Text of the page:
The children are getting treated where before it was economically out of their reach. A nutrition programme for the under-fives has been set up and malnourished children are provided with extra feeding. They are reviewed by the doctor on a monthly basis. During the months of scarcity a further 800/1,000 children per day may need feeding. The village school is visited twice yearly to treat all children for bilharzia. Expectant mothers are given anti-natal care.
Last year a second Clinic for the treatment of HIV/AIDs was opened. It is a 12 bed facility which allows us to admit, observe and treat patients when necessary. Three members of staff have completed a training programme.
HIV/AIDs drugs are supplied free of charge. Patients get anti-retroviral drugs when they are in the 3rd stage of the illness, based on their symptoms. For the drugs to be effective patients should have a nourishing diet but this is almost always difficult. Monthly visits to the clinic are required to replenish drugs and to get further counselling. But this can also be difficult as a lot of the patients live outside the village and travel by foot can take all day.
On my return in April, I will complete a training programme for the treatment of HIV/AIDs and also joining us will be one of the existing local staff, bringing our team to five persons.
The second project I am going to develop with the support of the clinic is home care. We began this last year but I would like to extend it as many very ill and dying patients are unable to access the clinic. My main aim is to train the families to care for their sick and to give medical and nursing back up when necessary.
The children of the village are full of laughter and fun. They play soccer and hurling – Henry Shefflin look out! They swim almost before they walk and love showing off their aquatic skills. They have no material belongings and I have never seen a child with a toy other than a gift given by a volunteer. Anything they get they share I have actually seen a child tear a page of a magazine into pieces to share among his friends. At 5.30 every morning they come to the lake to wash, and inevitable one child will burst into song, the others harmonising. What a sound to wake up to every morning!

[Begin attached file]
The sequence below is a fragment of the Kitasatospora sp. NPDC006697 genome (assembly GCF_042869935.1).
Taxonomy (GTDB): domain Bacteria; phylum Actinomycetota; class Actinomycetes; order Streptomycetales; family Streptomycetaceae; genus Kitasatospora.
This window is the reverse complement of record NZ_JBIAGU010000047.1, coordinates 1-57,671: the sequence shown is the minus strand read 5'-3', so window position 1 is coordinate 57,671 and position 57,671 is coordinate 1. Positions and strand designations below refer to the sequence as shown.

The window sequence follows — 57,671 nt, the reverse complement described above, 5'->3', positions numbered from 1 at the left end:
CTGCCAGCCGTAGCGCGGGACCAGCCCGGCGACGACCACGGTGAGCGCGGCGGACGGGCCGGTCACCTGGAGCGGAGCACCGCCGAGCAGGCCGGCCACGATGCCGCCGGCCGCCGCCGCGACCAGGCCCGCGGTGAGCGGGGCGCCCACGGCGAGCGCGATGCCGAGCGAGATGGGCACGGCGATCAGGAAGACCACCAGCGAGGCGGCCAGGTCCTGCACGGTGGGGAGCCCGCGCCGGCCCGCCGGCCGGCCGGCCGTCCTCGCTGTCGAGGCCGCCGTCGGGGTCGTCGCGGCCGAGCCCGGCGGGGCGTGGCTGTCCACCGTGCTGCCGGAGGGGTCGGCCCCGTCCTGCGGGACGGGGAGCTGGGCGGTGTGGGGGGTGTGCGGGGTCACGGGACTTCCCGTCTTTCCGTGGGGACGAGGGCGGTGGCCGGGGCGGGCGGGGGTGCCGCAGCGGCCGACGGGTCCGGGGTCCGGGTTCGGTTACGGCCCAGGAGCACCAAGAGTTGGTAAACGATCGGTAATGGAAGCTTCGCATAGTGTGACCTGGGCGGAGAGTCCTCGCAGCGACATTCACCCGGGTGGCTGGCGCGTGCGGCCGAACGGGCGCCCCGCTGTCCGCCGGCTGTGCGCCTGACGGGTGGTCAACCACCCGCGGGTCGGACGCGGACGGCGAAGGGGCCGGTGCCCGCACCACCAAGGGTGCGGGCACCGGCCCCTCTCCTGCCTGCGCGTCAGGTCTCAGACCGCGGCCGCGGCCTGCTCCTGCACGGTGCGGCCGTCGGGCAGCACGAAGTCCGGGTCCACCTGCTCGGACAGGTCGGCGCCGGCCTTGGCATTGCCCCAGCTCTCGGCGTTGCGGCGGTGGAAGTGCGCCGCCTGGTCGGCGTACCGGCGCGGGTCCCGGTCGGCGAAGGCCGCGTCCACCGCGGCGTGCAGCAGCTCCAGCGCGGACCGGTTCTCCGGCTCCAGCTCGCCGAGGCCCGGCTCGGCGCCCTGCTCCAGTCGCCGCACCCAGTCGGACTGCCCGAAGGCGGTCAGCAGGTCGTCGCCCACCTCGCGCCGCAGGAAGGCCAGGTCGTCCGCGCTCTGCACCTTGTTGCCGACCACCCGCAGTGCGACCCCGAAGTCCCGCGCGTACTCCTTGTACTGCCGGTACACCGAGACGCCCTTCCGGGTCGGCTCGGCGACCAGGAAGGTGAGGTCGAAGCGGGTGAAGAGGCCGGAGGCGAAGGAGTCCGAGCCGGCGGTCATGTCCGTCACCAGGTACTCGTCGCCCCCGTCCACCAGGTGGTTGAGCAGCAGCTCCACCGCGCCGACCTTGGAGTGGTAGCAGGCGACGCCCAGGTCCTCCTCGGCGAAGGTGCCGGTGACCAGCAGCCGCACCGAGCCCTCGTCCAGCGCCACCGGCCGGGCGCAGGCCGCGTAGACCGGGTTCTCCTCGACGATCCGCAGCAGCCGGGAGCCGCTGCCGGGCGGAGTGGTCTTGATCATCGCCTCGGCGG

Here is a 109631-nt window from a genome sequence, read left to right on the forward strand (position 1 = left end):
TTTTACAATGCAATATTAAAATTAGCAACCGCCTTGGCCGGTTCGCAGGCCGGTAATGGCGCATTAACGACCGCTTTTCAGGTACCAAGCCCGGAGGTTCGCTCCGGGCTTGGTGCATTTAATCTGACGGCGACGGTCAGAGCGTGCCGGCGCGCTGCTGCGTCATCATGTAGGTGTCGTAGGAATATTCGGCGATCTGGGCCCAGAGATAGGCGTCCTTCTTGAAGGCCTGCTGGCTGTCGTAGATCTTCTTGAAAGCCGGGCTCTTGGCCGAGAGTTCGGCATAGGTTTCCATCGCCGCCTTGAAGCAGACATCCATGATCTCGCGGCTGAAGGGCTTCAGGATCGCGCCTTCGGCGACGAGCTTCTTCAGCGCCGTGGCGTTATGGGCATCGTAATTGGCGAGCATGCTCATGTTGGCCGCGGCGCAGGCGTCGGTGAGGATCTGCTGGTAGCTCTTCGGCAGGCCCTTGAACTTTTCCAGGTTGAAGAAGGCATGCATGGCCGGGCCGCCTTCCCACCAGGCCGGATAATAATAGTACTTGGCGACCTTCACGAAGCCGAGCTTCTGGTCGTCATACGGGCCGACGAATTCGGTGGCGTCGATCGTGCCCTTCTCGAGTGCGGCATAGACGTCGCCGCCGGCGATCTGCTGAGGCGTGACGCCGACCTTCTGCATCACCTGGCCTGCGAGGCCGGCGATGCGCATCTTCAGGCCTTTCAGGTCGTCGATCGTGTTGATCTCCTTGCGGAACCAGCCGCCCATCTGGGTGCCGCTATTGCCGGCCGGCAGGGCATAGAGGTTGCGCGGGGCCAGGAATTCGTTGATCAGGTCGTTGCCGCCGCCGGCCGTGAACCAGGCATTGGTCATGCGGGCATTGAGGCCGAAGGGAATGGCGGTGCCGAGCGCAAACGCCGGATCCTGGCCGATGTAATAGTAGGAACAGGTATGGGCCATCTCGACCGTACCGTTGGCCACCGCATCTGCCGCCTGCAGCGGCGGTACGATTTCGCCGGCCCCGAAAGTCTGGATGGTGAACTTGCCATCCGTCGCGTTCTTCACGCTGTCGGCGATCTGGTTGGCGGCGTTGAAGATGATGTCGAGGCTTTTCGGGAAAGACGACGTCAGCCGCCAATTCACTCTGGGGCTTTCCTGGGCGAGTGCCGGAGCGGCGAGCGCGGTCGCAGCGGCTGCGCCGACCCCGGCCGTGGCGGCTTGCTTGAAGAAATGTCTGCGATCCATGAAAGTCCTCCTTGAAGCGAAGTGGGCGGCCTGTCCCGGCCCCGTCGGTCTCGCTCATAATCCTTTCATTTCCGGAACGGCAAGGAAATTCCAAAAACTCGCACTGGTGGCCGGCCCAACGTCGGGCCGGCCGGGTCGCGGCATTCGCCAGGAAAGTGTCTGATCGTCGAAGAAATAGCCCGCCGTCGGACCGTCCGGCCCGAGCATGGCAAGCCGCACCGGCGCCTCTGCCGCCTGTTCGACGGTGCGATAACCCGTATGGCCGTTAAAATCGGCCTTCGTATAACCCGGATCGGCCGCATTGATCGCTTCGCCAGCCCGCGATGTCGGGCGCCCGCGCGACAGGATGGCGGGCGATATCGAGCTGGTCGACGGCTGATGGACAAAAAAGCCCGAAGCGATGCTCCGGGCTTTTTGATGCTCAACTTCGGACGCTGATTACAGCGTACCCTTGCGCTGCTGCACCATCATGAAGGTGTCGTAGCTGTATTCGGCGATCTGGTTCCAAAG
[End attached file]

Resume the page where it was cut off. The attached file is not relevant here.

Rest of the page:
I must tell you a story about baby Martin who was brought to the clinic one evening. He was a premature baby just four days old and his mother had been buried that day. His older sister who brought him to us said he had not fed since birth. I was on call and I will never forget the work and patience that Martina, my Irish medical colleague, put into saving the baby’s life. She spent hours on her knees endeavouring to get a tiny intravenous line into the baby’s hand to give it fluids. Every so often we stopped to syringe 5mls of lactogen into the baby’s mouth to hydrate it. We persevered and eventually succeeded. We kept Martin in the clinic for a week until he was feeding small amounts from a bottle. His sister took him home but couldn’t care for him as she had a baby of her own and another five siblings to look after. On her request we sent the baby to an orphanage. Last year I went to see baby Martin whom I called after Dr Martina who saved his life. He was then a bouncing baby being cared for in a lovely orphanage run by an Italian lady. What a change from the wizen little baby I first encountered. Martin eventually will be returned to his family.
Working in Malawi and to be able to give of myself and in doing so help to make life a little easier for others is a privilege and the most rewarding time of my life.